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    09-14-2010, 11:35 PM
  #2
Foal
First of all, are you confident that he is not experiencing any physical discomfort that make him more reluctant to move? It doesn't necessarily have to be in his feet. His back could hurt, for instance. That may not be a bad idea to have checked.

However, it does sound like the pony has gotten lazy, and has also gotten confident that he can do whatever he wants and avoid whatever you want. It's likely just a simple question of who's the boss?! If you want this problem fixed, and there's nothing physically wrong, it's a relatively simple solution.

First things first I'd get this pony into a round pen and free lunge him. I'd use a lunging whip or lariat and I'd get this horse moving...fast. Stay slightly behind his center and drive him forward. Use as much force as necessary but keep him moving. Start controlling his direction...ask for turns. He stops when *you* decide. I'd do short sessions like these daily for awhile.

Secondly, every time you lead this horse anywhere, keep a dressage whip in your left hand and hold the lead rope in the right. If he stops, remain facing forward. Do not turn and look at him. Reach back and tap him on the hindquarter with the whip and move very purposefully forward. Do not hesitate. If he doesn't immediately follow, tap harder with the whip. Again, use as much force as you need to in order to get him moving. It won't hurt him to give him a good whack. Every so often, turn in towards him and ask him to stop. Immediately he needs to stop. Then move him backwards. If he doesn't move backwards tap his lower front legs with the dressage whip. Get him moving. It takes some work on coordination but you can get this with practice.

With consistent ground work the under saddle stuff should improve somewhat. However, your daughter is going to have to be prepared to use that dressage whip and her timing will have to be good. She needs to learn to use the whip when she senses him even starting to think about stopping! Once he's stopped its a lot harder to correct. She has to prove to this horse that she can make him move, or he simply won't be a good horse for her.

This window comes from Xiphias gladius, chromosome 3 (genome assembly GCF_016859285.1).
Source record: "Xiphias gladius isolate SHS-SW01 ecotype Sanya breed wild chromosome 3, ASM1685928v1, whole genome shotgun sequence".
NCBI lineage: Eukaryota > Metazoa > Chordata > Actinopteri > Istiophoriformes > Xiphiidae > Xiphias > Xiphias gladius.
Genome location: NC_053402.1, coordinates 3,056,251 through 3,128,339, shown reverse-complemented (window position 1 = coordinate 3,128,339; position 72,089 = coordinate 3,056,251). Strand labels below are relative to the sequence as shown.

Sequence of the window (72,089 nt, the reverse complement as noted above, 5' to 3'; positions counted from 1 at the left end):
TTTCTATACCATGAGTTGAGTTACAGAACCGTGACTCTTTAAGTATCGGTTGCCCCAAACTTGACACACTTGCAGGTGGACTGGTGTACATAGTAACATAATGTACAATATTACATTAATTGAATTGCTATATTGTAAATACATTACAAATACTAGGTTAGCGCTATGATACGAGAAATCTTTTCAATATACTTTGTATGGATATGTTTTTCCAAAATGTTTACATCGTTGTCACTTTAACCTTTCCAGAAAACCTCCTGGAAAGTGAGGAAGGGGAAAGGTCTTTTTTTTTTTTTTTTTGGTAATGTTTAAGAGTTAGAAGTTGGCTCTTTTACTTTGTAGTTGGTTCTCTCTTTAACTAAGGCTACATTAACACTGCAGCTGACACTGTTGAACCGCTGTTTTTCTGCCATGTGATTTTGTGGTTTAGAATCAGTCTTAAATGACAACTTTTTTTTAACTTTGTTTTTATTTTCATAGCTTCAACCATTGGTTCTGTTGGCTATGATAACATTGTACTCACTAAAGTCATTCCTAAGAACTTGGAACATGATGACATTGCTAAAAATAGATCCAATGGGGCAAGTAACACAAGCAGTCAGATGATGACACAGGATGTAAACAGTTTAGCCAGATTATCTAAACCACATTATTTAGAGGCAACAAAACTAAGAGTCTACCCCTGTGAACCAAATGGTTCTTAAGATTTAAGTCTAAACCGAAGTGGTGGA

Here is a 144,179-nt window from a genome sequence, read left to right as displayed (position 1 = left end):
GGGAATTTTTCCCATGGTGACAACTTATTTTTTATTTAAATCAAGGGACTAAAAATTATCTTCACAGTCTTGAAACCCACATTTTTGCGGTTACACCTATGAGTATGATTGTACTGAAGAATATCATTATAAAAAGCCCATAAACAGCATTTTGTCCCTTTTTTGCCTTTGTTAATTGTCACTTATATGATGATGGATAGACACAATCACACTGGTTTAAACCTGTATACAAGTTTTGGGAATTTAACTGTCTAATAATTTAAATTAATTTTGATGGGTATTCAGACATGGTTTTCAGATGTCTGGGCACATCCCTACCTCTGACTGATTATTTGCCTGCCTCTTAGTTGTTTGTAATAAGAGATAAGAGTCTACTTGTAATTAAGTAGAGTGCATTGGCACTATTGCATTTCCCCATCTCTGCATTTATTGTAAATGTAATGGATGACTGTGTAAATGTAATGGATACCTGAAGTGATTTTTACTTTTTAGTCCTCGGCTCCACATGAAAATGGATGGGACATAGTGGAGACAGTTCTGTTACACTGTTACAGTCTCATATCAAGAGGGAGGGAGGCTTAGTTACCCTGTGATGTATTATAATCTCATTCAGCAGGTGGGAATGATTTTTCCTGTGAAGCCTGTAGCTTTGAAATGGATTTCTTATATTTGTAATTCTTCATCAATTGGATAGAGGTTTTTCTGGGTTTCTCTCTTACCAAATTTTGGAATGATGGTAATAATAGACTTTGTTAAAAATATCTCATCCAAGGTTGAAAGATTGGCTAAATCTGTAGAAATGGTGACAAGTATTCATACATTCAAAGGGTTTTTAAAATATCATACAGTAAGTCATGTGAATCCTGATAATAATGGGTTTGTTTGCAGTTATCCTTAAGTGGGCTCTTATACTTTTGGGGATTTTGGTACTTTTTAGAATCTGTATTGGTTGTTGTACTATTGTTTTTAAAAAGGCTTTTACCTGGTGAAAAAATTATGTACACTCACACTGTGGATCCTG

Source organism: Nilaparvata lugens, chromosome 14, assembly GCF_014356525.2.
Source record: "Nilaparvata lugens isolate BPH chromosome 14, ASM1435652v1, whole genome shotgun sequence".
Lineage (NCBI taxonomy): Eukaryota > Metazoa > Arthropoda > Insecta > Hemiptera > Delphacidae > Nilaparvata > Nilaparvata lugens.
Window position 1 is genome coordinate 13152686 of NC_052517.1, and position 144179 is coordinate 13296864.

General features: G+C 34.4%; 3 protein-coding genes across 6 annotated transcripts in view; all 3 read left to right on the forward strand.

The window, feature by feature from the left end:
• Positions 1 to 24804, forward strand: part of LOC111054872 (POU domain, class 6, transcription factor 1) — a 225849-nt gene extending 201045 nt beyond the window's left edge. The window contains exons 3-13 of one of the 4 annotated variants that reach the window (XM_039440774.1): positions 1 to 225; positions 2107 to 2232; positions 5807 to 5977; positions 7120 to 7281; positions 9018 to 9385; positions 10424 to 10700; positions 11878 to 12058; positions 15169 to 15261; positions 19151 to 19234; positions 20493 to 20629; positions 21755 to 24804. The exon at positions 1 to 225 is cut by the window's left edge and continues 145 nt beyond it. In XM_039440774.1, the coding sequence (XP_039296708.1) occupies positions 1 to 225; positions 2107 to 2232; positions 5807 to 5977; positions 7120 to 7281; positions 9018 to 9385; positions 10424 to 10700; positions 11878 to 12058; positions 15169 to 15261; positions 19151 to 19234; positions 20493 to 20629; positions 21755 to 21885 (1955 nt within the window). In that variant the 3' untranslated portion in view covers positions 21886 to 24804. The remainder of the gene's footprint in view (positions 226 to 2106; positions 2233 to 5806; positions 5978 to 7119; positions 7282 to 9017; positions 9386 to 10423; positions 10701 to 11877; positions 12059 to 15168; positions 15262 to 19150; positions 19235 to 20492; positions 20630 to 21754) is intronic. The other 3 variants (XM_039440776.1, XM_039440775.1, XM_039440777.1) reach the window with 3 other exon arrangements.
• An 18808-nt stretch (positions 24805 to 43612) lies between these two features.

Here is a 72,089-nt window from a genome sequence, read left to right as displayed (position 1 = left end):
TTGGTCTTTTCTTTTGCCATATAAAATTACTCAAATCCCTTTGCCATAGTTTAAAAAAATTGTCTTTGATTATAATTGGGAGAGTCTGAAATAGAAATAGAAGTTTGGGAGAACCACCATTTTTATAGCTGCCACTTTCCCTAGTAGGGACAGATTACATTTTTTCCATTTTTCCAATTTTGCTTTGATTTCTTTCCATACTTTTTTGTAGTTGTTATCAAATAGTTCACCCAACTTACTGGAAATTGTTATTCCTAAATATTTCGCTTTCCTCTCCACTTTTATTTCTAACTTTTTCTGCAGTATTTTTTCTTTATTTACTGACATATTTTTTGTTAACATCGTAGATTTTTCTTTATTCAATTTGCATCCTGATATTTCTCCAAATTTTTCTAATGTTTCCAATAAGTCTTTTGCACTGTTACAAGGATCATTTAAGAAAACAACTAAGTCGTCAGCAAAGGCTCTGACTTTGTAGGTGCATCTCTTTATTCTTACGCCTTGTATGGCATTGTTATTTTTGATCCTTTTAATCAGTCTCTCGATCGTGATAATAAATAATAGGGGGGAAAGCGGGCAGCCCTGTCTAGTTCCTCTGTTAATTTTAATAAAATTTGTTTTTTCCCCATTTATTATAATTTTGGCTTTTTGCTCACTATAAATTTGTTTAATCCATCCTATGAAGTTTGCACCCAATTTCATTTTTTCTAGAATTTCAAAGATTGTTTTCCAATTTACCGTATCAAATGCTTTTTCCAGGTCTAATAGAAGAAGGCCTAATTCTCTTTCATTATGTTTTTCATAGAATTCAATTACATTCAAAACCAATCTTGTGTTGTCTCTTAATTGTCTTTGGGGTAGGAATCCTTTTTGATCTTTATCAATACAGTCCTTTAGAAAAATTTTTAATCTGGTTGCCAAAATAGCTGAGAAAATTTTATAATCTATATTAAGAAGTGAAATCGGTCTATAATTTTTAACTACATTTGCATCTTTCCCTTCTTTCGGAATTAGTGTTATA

It's not uncommon for horses to do this with young people! I had one who would walk into the barn or under a tree and just stand there...and she knew the kids weren't strong enough to make her move. It's also common for horses to only want to follow another horse. This is a bad, bad habit and one that needs to be broken!

Good luck and I hope something works for you!
     
    09-15-2010, 08:35 AM
  #3
Foal
Thanks for the tips, will start on these exercises today. I am confident it's not a pain issue. Under saddle, with a more experienced rider he doesn't do it at all. On the ground, as long as he doesn't have a lead rope on, he will follow us all over the place. Snap the lead rope on, he turns into a statue!
I now suspect that with his previous young rider, it wasn't that he wouldn't go fast enough around the barrels like she wanted, it was probably that he wouldn't go around them at all lol.
     
    09-15-2010, 04:33 PM
  #4
Foal
Free lunged him this morning as you suggested. Went very well. He seemed to enjoy it as a matter of fact. I think we just bored the poor guy half to death by doing too many repetitive activities over the summer lol.
Going to try to mix up his routine a bit more, and use these suggestions when he does decided to become a statue.